The original PS/1 (Model 2011), based on a 10 MHz Intel 80286 CPU, was designed to be easy to set up and use. It featured 512 KB or 1 MB of memory, built-in modem (American models only) and an optional 30 MB hard disk. IBM also released a 5.25" disk drive unit and an ISA Adapter Card Unit (ACU) to install third-party expansion cards. Some of the lower end PS/1 models suffered from very limited expansion capabilities, since they lacked standard ISA expansion slots.

The 2121 series computers used the same form factor as the 2011 series, but included up to two ISA slots inside the case. Memory could be expanded from 2MB to 6MB using a proprietary 4 MB memory module. The higher-end 2121 featured an Intel 80386SX processor running at 16 MHz. Similar to a few Tandy 1000 models, the early PS/1's had an operating system (PC DOS 4.01) built into ROM, rather than loading it from a hard drive. It was possible to have the computer boot from the hard drive if the operating system was upgraded.

Monitors IBM made the decision to put the DC power supply in the monitor, making use of third-party monitors difficult and essentially impractical and limiting the usefulness of the computer if the monitor needed service (similar to the problems of the Coleco Adam and Amstrad 1512 years earlier). Some models were sold with greyscale VGA monitors. However, some hobbyists could manage to remap the pinouts to allow for third party monitors.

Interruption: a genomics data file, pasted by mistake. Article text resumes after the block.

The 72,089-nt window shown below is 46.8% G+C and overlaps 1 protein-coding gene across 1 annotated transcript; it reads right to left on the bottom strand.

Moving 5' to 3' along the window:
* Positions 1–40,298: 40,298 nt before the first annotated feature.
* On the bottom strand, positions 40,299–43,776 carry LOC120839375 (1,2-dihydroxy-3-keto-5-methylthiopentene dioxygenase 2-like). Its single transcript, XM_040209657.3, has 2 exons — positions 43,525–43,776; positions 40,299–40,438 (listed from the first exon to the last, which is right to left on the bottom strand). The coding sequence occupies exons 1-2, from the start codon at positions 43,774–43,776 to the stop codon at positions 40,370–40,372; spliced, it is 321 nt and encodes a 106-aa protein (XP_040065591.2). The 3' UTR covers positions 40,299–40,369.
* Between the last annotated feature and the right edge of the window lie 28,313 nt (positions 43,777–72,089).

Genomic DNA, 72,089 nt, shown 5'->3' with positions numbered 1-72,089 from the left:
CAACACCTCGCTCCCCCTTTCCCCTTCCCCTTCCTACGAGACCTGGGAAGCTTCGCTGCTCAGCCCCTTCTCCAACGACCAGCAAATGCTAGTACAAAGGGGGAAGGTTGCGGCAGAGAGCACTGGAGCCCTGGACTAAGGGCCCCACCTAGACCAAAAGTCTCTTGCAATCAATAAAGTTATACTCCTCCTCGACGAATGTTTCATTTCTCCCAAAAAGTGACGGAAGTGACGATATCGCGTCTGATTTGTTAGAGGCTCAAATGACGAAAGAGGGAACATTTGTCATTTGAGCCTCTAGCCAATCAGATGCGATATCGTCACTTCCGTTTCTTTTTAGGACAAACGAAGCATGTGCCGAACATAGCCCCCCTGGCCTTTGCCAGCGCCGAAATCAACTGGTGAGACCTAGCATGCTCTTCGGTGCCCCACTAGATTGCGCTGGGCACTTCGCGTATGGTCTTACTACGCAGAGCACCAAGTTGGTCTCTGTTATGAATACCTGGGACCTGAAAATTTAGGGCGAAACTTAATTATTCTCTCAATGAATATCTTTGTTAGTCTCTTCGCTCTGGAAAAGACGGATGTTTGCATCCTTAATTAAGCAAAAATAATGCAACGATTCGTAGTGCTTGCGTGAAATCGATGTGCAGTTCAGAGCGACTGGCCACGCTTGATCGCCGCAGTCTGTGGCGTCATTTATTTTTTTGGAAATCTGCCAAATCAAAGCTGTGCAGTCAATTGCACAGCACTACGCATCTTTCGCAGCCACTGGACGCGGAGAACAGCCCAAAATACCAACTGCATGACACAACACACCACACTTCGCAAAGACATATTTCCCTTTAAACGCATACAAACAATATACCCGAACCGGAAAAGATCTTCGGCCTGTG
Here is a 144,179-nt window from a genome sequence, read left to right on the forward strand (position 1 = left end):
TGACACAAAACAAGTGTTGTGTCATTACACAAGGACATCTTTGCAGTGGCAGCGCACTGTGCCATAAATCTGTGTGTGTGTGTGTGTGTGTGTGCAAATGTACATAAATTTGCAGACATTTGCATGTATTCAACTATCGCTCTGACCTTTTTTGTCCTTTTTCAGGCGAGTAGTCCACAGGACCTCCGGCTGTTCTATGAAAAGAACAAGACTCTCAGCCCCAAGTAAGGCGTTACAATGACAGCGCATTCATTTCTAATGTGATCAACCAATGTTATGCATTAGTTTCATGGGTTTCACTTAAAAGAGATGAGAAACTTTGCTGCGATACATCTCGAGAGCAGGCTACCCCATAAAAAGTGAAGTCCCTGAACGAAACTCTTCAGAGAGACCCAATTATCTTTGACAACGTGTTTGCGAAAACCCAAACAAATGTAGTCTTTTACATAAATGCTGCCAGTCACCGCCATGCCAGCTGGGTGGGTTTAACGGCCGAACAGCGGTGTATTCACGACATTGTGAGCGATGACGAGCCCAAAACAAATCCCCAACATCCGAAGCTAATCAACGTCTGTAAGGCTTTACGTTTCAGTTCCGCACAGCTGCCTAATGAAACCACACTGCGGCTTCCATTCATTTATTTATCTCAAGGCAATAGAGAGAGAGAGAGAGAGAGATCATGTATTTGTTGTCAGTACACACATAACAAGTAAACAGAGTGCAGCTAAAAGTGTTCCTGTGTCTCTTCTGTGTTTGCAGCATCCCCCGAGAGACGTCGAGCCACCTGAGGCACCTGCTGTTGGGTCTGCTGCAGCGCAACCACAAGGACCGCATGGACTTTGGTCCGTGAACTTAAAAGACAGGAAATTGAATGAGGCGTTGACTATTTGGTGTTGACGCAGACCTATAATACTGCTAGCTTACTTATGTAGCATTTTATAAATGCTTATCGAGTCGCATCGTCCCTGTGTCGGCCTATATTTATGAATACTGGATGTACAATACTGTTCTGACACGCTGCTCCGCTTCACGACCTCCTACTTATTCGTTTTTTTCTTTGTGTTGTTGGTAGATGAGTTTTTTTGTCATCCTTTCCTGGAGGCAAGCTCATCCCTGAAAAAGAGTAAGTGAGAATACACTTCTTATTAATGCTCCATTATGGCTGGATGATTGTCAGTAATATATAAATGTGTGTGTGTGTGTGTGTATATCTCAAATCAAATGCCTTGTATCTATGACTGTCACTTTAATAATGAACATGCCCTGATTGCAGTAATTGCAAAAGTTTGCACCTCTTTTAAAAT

"DOS in ROM" The early 2011 and 2121 series would boot up off the DOS in ROM and load a "4-quad" screen which allowed users to access help, rapidly launch pre-installed software, connect online, and access files on the hard drive.

Model 2133[edit]

The 2133 series PS/1 computers can be split into the following major hardware categories:[1][2]

2133-?11 93F2397 Intel 80386SX @ 25 MHz 2 MB 256KB 2×72 Pin FPM 59G9567 (85 MB IDE)
2133-13T 65G3766 Intel 80486SX @ 25 MHz 4 MB 256KB 2×72 Pin FPM 93F2329 (129 MB IDE)
2133-?43 34G1885 Intel 80486SX @ 20 MHz 4 MB 512KB 2×30 Pin FPM 93F2329 (129 MB IDE)
2133-?50 34G1848 Intel 80486SX @ 25 MHz 4 MB 512KB 2×30 Pin FPM 93F2329 (129 MB IDE)
2133-?53 34G1848 Intel 80486SX @ 25 MHz 4 MB 512KB 2×30 Pin FPM 93F2329 (129 MB IDE)
2133-575 Intel 80486DX @ 33 MHz 4 MB 512KB 4×72 Pin FPM 170 MB IDE
2133-594 Intel 80486DX2 @ 66 MHz 4 MB 512KB 4×72 Pin FPM 253 MB IDE

Post "DOS in ROM" models[edit]

On May 11, 1993 IBM introduced a "new generation" of the PS/1 line.[3] Later PS/1s featured standard LPX-architecture motherboard. Many of these later PS/1s shipped from the factory with MS-DOS and Microsoft Windows, rather than IBM's PC DOS or OS/2. An early 2133 model did come preloaded with OS/2 2.1. This was because IBM targeted OS/2 for high-end computing machines with more power.


The PS/1 line was discontinued in 1994 and replaced with the Aptiva line, which was architecturally very similar to the later models of the PS/1, but with a more marketing-friendly name. Aptivas were sold in the United States until early 2000, when price pressures made the line unprofitable and IBM withdrew from the retail desktop PC market entirely.

See also[edit]


External links[edit]

Preceded by
IBM Personal Computers Succeeded by
IBM Aptiva